When you hear the word safari, your mind often wanders to the savannas of Africa, the jungles of central and South America, or the Galapagos Islands. These landscapes are rich in biodiversity and draw tens to hundreds of thousands of visitors annually. Similarly, when you hear about the loss of animal habitats and biodiversity, you likely imagine the deforestation of the Amazon rain forest or the clear cutting of forests on islands such as Sumatra and Madagascar, where iconic species like the orangutan and the lemur are being threatened in the name of agricultural expansion.

But despite where your mind may wander, we have safaris right here in the US, and habitat loss happening in our own backyard.

America’s national parks, especially its oldest, Yellowstone National Park, are a playground for ferocious carnivores, such as the gray wolf and the grizzly bear, and majestic ungulates, such as bison, elk, and bighorn sheep. Unfortunately, the Greater Yellowstone Ecosystem, in which all of these animals reside, has been significantly impacted by human land use and expansion for activities such as agriculture and urban development.

Two wolves making their way back to their den in the Lamar valley. © WWF-US/Monica McBride

This tension between the natural ecosystem and human interactions with it came to a head in the early 20th century, resulting in the eradication of the gray wolves from the landscape, with the last of the park’s gray wolves being killed in 1926 because of tensions with the surrounding community. Removal of this top predator allowed the ungulate populations to thrive, having a dramatic impact on the biodiversity in the park – especially the prevalent tree species. Elk that were allowed to graze unchecked meant aspen populations, which provide excellent habitat for a wide variety of wildlife compared to the coniferous forest types present, dwindled.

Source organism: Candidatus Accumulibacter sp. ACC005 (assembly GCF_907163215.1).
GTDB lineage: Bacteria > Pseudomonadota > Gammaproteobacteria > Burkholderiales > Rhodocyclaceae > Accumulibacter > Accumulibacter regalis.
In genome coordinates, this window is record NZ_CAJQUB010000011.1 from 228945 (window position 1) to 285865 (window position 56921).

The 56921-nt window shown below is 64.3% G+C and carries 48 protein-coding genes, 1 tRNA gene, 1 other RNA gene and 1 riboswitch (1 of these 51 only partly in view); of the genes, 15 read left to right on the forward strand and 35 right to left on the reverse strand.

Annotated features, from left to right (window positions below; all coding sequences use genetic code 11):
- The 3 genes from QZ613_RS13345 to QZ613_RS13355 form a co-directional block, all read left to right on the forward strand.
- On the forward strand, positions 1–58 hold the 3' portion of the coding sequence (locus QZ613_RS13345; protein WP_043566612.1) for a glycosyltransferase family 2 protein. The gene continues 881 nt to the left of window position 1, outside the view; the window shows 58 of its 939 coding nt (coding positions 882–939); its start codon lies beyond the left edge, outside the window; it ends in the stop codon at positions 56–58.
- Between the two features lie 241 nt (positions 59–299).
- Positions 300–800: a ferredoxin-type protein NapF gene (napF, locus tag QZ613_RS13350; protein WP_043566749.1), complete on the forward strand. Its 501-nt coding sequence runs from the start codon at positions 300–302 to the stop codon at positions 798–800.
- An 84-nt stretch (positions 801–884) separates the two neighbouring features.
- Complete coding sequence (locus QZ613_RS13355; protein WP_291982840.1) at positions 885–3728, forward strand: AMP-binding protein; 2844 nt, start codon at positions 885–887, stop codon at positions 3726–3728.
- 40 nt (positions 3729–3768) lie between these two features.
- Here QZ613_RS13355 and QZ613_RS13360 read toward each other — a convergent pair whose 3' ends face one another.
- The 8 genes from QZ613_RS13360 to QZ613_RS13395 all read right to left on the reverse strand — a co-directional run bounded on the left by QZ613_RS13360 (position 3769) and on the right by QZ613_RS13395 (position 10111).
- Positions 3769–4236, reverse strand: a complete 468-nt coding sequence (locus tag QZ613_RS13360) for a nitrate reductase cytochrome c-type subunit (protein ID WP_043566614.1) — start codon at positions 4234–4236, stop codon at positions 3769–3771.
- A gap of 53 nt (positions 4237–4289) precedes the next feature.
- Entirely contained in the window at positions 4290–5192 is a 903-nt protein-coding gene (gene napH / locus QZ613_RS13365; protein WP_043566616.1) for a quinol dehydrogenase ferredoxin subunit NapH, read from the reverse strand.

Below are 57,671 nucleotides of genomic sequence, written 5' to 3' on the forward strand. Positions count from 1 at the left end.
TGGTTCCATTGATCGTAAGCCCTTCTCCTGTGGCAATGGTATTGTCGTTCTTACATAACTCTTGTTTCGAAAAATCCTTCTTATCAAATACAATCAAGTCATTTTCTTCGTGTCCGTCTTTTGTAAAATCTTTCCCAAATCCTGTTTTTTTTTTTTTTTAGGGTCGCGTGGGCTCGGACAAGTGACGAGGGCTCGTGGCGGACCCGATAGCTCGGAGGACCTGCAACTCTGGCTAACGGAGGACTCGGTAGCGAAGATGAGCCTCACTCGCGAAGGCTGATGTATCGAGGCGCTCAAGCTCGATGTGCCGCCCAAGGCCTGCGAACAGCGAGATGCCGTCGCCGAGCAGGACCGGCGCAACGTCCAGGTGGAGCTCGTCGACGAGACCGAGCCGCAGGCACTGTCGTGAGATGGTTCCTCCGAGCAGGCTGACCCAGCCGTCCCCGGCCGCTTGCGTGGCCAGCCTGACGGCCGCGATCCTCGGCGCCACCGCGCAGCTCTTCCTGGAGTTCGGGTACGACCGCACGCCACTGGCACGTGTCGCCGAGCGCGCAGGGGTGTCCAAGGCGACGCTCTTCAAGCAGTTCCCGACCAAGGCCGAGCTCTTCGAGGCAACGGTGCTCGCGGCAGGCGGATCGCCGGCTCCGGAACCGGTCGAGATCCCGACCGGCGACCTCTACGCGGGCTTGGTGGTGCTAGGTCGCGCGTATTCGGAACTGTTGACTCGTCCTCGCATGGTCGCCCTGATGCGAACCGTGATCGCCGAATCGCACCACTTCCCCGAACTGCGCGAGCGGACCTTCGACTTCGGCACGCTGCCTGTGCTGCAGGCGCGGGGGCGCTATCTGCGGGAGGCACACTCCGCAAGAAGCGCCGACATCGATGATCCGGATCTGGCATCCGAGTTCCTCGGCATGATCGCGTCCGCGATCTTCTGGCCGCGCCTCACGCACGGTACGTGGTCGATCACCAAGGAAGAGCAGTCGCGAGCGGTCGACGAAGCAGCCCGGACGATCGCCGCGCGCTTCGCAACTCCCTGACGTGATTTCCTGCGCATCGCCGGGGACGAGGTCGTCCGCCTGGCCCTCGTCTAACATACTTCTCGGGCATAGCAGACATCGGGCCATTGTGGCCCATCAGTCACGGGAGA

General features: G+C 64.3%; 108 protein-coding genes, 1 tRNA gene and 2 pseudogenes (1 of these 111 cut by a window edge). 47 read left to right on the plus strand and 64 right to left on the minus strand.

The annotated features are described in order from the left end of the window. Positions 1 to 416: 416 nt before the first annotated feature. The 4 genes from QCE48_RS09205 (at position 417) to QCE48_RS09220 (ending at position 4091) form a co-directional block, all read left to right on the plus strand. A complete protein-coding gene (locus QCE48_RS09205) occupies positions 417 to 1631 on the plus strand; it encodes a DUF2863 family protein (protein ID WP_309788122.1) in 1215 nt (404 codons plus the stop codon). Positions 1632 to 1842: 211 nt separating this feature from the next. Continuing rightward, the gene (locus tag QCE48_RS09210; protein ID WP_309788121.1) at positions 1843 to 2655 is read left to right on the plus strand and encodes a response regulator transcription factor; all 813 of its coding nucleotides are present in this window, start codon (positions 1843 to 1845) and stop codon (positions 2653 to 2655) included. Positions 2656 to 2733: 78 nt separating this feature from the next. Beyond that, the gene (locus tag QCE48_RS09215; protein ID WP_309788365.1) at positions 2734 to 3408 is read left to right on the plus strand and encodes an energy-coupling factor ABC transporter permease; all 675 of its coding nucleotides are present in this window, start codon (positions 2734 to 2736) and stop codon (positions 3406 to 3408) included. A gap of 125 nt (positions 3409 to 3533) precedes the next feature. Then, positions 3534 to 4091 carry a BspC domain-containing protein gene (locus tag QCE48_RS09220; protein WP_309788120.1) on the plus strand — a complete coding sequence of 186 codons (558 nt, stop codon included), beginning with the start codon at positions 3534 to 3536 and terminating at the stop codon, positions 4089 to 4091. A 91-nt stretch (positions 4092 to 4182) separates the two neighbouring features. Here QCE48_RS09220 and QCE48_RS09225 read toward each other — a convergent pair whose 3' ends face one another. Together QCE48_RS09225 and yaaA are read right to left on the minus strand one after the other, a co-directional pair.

© Ray Doan/NHA

Fortunately, in recent years this story has taken a positive turn. Current ecosystem studies suggest that the reintroduction of gray wolves in the 1990s has kept the elk population in a better balance with the native flora, allowing plants such as aspens to rebound. In turn, this has lead to increased biodiversity in the park. This story of resilience through improved landscape management is a model for other threatened landscapes around the world.  It shows that when these landscapes are managed well, they can rebound within a lifetime, and biodiversity can return.

WWF is working both domestically, in the Northern Great Plains, and internationally, in landscapes such as the KAZA (Kavango-Zambezi Transfrontier Conservation Area) in Africa, to find this balance at a landscape level to save and restore biodiversity for future generations.

By Monica McBride, WWF

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